Is it reasonable to say that South Korea should pay more simply because it has an annual trade surplus of $17 billion with the United States? Generally speaking, it is too simplistic to regard a country’s trade deficit as its economic loss. For instance, even though Korea’s economy rapidly grew by 7 to 13% annually during the 1970s and 1980s, it continued to run a trade deficit, and it was only in 1986 that South Korea recorded its first trade surplus. Similarly, the United States had its largest trade deficit of $627 billion in 2018, the biggest since the 2008 global financial crisis, yet also recorded an economic growth rate of 3%. Recently the U.S. unemployment rate has decreased to a historic low of 3.5%. These numbers demonstrate that trade deficits are not necessarily economic losses.

The ROK-U.S. trade balance is determined by the structure of production and consumption, as well as the exchange rate and interest rate of South Korea and the United States, rather than unfair South Korean trade practices. Not only can U.S. consumers buy low-price, high-quality goods from South Korea, but American companies that use Korean exports as parts and components can also benefit from lower costs. Most importantly, since much of South Korea’s trade surplus is fed back into the U.S. economy through Treasury bond purchases by the Korean government and investment in the U.S. by Korean companies, it is incorrect to claim that the trade deficit is a loss for the United States.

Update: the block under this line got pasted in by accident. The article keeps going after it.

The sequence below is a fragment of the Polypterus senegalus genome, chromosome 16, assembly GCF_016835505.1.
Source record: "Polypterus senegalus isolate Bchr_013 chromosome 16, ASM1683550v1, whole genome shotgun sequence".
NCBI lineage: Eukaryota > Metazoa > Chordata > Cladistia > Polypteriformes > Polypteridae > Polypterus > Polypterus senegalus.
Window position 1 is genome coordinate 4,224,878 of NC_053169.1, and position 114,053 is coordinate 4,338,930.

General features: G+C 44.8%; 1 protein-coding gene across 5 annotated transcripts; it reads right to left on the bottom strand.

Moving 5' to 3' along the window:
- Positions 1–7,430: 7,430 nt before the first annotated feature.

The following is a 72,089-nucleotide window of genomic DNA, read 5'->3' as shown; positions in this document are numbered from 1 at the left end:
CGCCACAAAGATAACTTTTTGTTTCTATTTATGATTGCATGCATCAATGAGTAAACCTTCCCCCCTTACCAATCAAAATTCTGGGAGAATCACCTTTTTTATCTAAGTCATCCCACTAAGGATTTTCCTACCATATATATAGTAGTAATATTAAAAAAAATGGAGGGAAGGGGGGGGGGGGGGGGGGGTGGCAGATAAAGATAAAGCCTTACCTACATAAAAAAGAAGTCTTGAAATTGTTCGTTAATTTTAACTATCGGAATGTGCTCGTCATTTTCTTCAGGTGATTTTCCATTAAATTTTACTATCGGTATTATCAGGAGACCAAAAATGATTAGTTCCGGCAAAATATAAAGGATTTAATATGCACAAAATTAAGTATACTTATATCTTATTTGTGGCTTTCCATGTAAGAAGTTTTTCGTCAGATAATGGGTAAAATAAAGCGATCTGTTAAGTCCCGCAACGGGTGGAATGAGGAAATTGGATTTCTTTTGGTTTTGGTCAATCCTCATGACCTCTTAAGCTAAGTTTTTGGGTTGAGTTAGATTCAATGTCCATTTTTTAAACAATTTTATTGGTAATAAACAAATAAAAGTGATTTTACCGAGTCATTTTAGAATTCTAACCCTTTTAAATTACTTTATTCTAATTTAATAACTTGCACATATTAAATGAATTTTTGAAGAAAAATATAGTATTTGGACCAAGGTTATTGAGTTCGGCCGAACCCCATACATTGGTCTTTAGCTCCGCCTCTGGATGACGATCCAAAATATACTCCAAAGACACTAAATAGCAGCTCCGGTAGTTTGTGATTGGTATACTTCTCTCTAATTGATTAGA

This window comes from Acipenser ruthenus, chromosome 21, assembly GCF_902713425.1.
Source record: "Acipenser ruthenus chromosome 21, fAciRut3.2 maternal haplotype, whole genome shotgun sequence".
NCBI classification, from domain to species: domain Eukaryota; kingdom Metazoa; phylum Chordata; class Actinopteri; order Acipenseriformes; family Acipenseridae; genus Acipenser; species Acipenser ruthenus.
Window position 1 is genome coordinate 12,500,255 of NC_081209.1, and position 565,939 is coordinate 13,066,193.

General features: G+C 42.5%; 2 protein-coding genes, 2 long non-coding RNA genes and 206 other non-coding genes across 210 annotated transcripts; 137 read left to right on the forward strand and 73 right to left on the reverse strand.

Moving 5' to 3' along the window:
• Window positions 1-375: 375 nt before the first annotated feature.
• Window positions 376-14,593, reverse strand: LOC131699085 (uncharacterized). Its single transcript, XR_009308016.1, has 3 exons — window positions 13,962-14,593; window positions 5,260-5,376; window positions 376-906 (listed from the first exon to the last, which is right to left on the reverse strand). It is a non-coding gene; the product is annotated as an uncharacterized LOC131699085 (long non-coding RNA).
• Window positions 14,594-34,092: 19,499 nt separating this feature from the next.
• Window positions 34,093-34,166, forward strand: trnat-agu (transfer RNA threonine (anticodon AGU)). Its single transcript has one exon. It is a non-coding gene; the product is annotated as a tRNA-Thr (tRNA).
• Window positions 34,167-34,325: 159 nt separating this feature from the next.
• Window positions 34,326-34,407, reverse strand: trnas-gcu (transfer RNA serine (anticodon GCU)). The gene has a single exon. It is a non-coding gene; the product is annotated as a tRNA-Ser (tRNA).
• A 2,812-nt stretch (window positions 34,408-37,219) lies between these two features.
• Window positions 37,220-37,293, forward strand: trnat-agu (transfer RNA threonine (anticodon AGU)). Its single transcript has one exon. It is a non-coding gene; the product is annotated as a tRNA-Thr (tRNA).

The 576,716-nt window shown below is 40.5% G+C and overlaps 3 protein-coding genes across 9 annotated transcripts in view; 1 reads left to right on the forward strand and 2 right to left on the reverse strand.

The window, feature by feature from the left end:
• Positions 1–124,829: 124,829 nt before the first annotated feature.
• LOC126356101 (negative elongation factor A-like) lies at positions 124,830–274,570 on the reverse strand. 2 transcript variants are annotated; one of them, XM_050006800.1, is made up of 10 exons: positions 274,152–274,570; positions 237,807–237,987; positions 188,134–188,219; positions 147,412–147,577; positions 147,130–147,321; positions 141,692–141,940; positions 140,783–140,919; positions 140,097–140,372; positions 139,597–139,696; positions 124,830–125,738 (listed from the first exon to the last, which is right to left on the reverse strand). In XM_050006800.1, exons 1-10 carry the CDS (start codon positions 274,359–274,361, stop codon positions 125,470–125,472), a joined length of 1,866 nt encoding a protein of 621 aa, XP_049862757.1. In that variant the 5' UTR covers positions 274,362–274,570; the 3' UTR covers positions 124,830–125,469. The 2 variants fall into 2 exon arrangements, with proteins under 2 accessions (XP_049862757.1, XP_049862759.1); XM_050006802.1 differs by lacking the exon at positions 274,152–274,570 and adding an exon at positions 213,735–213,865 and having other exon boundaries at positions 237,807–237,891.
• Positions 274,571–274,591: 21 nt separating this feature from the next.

What is important is the fact that the United States has been able to maintain its leadership of the global financial system by running a trade deficit. In order for the U.S. dollar to serve as a global currency, other countries must be able to hold dollar reserves, a key means of which is the US trade deficit. The U.S. dollar remains the world’s key currency because countries around the world want to “trade, save, borrow, and hold reserve in dollars”, this enables the United States to dominate the global financial market.

It is not wise to undermine the ROK-U.S. alliance by assuming extreme scenarios, such as talk of the possible reduction or withdrawal of U.S. troops in Korea. If American troops were withdrawn from South Korea, they would not be disbanded but would simply be relocated to somewhere in the continental U.S. Instead of reducing the U.S. defense budget, such a move would only increase their maintenance costs.